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The report’s key focus is the state of the internet, and this year, covered trends in subscription models, advertising spend and encryption. It also offered some interesting insights on the future of fintech.
Here are the top three takeaways:
- We still have a long way to go in driving internet access, and thus an onramp to digital financial services
According to the report, we have 3.8 billion internet users worldwide, accounting for slightly over 50% of global internet penetration. This is both a challenge, and an opportunity.
First, the bad news: 50% penetration means we still have 50% to go. The second half will be tougher to bring online than the first with growth of new internet users slowing from over 10% between 2010 and 2013, to 7% today. Smartphones represent the easiest area of entrance to the online world for underserved populations but for the second year in a row, new smartphone shipments have seen negative growth.
However, there remains terrific opportunity. Asia Pacific particularly looks promising for future growth, having 53% of global internet users, and only 48% internet penetration in the region. For context, China accounts for 21% of total internet users, 2.5x more than the United States, which is still only two-thirds online.
- A number of new channels beyond incumbents are scaling rapidly to offer a range of financial products and services
Of course, when we think about next generation digital financial services, we think of traditional fintech startups. Indeed, platforms like Nubank and Revolut are seeing near meteoric growth demonstrated by the charts below from the presentation. Today, Nubank has over nine million users, doubling in size in a year, and Revolut over four million, doubling in size in just 10 months. Both companies scaling rapidly.
However, many have argued (including me) that other models will provide unique channels for financial services distribution. This is playing out.
For example, ecommerce companies, particularly in emerging markets are becoming major players. Just look at the rise of Mercado Libre and Ant (Alibaba’s payment affiliate) respective payment revenue. Ant has over 1 billion users, double what it had two years ago. MercadoPago, MercadoLibre’s payment arm had nearly 400 million transactions itself, double what it was two years ago.
Perhaps most exciting is to see Super Apps continue to scale. GrabPay, Singapore-based ride-share driven digital payments, for instance has quadrupled its transaction value in the last year. Uber announced a push in the financial sector as well last week. Over time, through channel like this, superapps can offer a range of new financial products.
How this will all shake out still remains unclear, and will likely vary by local market. However, what is certain is that new channels are emerging to reach customers affordably, and a range of companies are thinking about providing financial products and services (either directly or as a channel partner). Of course, a channel and a single financial product is a far cry from broad financial access, but things are certainly moving in the right direction.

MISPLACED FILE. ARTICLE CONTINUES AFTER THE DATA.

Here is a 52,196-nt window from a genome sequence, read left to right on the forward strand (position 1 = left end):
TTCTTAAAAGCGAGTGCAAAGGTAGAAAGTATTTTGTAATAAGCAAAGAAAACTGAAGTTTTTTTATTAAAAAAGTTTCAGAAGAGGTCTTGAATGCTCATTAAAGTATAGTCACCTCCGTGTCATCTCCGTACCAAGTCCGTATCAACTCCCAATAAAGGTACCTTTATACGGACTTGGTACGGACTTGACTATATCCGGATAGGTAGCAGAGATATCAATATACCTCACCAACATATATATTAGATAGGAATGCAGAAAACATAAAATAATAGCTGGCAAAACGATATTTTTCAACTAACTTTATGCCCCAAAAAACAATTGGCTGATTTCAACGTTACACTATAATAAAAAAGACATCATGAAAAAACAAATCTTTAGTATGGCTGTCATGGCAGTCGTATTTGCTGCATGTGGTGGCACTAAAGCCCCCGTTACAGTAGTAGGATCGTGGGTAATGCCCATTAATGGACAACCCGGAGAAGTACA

- Like in consumer internet more broadly, trends like freemium subscription models, personalization and privacy will shape products to come
The report digs into freemium subscription business models, which can drive user testing and onboarding in fintech and have widely gone from fringe to standard on the internet. This allows users to onboard and test the product, with a more limited feature set, or a lower quality usage experience (e.g., with ads). However, it is a huge driver for access. The report profiles the use of freemium in games (e.g., Fortnite), enterprise software (e.g., Zoom, Slack, Dropbox) and consumer (e.g., Spotify, Amazon Prime). In fintech, these models are being experimented with and provide a huge opportunity for innovation.
Personalization is another major trend that provides a great opportunity toimprove the quality of the product interaction and better reflect the uniqueness of an individual’s financial life. This is what customers increasingly demand. The data suggests that over 90% of customers prefer brands with personalized offers, with over 80% willing to passively share data for personalized experiences and over 70% willing to actively share data for the same purpose. This will likely continue given the explosion of data being captured, created and replicated.
At the same time, security and privacy concerns remain important, with over 50% of people being concerned about privacy (interestingly these are moderating, down from 64% in 2014). Perhaps one driver is the increase in regulation (e.g., GDPR in the EU) and the rise of encryption. Today, nearly 90% of web traffic is encrypted.
Parting thoughts: what this means for fintech
In summary, a growing pool of internet users, new players offering unique channels to reach customers, and the growing prevalence of personalization and privacy are all major factors and opportunities for new businesses to shake up the fintech landscape. Which companies will adapt to market demands or fall? We’ll have to wait and see what 2020 has in store.
June 13, 2019 at 06:48PM
Forbes – Entrepreneurs